We’re committed to managing and monitoring air emissions to protect the residents and ecological health of our local region. People who live in northeastern Alberta are entitled to good air quality, and we will responsibly manage our operations toward maintaining this in the years ahead.
Sulphur Dioxide (SO₂)
Emissions of sulphur dioxide (SO2) originate mainly from three fluid cokers and are managed through both dry and wet scrubbing technologies.
Other sources of SO2 include flaring and diverter stacks. When it is necessary to flare or divert gas, we take every possible action to reduce the duration of each incident. We will also decrease the amount of bitumen feed into the coker in order to minimize emissions.
A flue-gas desulphurization (FGD) unit captures and converts SO2 emissions into an ammonium sulphate.
The ammonium sulphate is then used to produce fertilizer at an on-site third-party facility. Flue-gas desulphurization technologies are in use worldwide to control air pollution from coal plants, refineries, smelters and pulp and paper mills. The unit uses a wet process to remove SO2 and, as a result, a high amount of water vapour travels through the stack. SO2 recovery is around 96 percent. Unrecovered pollutants, such as ammonia, are emitted in trace amounts through the vapour. In response to stakeholder concerns regarding the visibility of the plume, investigations are underway to assess the options for the best technological or process solution to improve the unit’s performance and increase emissions recovery even further.
Syncrude saw SO2 emissions decrease by more than 50 per cent between 2013 and 2017.
Syncrude’s operating approval is based on our commitment to responsible environmental management, which includes meeting all regulatory requirements regarding air quality and emissions. In addition to sulphur dioxide, we monitor and report on other emissions such as nitrogen oxides (NOx) and Volatile Organic Compounds (VOCs).
Nitrogen Oxide (NOx)
A research study by Environment Canada published in Geophysical Research Letters in early 2012 reported that the level of nitrogen dioxide (NOx) emissions from the oil sands industry is comparable to those of large power plants or medium-sized cities. Nitrogen oxide is created as a result of combustion required to provide power, heat and steam for process units, as well as from mining fleet vehicle emissions.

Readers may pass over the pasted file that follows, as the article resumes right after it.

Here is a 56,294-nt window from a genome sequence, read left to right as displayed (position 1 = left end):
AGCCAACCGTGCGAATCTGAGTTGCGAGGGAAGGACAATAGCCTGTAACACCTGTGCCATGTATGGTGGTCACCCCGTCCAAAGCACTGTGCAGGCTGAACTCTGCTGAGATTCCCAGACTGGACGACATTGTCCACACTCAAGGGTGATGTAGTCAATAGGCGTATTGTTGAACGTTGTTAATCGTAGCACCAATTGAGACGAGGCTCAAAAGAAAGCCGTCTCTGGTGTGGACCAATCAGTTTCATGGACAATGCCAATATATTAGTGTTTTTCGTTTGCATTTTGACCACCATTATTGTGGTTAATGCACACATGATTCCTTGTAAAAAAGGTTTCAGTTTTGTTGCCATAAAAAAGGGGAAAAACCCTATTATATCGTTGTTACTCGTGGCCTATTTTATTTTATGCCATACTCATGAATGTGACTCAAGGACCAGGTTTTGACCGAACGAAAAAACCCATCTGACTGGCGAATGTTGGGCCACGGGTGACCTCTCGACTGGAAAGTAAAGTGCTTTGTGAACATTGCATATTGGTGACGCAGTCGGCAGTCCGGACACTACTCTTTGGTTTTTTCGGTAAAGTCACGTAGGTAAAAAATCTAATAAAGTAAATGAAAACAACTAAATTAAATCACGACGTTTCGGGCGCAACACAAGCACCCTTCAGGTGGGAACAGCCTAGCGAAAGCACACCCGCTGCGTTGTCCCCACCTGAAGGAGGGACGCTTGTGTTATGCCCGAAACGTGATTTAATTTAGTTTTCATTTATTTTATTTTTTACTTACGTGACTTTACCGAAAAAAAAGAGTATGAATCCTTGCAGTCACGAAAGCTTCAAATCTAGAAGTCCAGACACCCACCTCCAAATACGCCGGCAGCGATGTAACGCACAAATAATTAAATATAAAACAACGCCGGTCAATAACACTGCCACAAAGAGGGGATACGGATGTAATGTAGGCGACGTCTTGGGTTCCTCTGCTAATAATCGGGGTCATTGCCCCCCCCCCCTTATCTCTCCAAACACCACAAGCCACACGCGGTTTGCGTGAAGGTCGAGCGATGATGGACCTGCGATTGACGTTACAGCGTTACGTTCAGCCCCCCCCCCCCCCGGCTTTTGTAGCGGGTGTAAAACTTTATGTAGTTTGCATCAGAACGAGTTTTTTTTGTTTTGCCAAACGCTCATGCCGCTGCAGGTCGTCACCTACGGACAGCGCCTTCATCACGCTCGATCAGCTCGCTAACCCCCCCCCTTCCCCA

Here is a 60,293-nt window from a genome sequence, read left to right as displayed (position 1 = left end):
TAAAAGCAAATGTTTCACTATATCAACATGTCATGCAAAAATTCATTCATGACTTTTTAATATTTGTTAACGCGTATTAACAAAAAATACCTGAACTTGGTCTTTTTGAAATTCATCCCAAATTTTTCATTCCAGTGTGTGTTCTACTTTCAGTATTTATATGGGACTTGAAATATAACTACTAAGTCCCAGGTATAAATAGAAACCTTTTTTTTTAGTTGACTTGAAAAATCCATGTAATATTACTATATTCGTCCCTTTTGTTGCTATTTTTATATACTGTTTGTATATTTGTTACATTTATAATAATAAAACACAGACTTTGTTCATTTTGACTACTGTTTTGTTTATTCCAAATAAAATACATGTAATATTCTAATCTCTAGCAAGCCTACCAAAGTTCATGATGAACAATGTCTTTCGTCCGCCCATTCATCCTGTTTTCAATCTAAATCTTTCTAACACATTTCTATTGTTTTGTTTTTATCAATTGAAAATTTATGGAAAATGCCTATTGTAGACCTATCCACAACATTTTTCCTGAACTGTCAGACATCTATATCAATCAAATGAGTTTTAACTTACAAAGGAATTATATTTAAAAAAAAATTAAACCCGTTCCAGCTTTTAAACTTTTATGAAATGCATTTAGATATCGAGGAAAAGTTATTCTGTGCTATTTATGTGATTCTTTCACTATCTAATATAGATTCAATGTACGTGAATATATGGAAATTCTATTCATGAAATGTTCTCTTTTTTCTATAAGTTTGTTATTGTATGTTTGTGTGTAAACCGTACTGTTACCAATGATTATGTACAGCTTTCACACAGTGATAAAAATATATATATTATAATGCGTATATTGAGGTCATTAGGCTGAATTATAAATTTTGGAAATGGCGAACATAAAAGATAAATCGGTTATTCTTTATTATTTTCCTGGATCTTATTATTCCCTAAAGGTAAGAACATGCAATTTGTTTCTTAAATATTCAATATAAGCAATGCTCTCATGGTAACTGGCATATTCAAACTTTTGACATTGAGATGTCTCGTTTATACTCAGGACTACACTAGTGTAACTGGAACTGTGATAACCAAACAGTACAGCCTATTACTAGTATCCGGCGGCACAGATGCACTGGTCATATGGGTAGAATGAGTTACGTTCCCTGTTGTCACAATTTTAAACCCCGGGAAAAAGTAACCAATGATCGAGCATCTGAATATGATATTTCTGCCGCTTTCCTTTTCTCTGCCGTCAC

Our primary goals with respect to minimizing NOx emissions are to move the maximum volume of material while consuming the least amount of fuel and to have engines that continue to reduce emissions per litre of fuel consumed. To achieve these goals, we focus on fuel quality, engine selection, operating and maintenance practices, and mine plan efficiency.
The installation of NOx/PM after-treatment devices on our medium-duty support equipment has decreased site-wide mobile NOx emissions per barrel by over 8% during the last five years.
Volatile Organic Compounds (VOCs)
VOCs can contribute to poor air quality. Sources of VOCs at Syncrude include naphtha losses to our Mildred Lake Settling Basin and hydrocarbon vapours from storage tanks. To reduce naphtha losses, waste water streams are directed through two Naphtha Recovery Units – a technology developed by Syncrude in the 1980s. In addition, a leak detection and repair program is in place which complies with the Canadian Council of Ministers of the Environment Code of Practice.
Regional Air Quality
The Athabasca oil sands region is the most heavily monitored area in the province. Air quality is monitored 24 hours a day, 365 days a year by the Wood Buffalo Environmental Association (WBEA).
WBEA is a multi-stakeholder, not-for-profit, science-based organization that independently monitors air quality and terrestrial environmental effects in the region. It is headquartered in Fort McMurray and compromises environmental non-government organizations, First Nations, government, health agencies and industry.
WBEA also coordinates regional terrestrial and forest health monitoring. This has included coordinating a berry monitoring project with Elders of the Fort McKay First Nation. Further information, overviews of projects and study results can be found on the WBEA website.
Syncrude is participating in efforts to reduce odours in the region.
Local stakeholders can report the presence of any odours to the 24-hour Alberta Energy and Environmental Response hotline at 1-800-222-6514. Government authorities then notify local industrial operators of the complaint and require them to assess their operations for possible sources of odours and take remediating action.
In the event of an operational upset or scheduled maintenance that could cause odours or affect air quality, we will notify impacted communities. In 2016, there were 26 odour complaints in the region attributed to Syncrude’s operation.
Local residents can also access real-time air quality data through the website of the Wood Buffalo Environmental Organization (WBEA).
For more information on odours and our actions to reduce their occurrence, visit our Sustainability Report.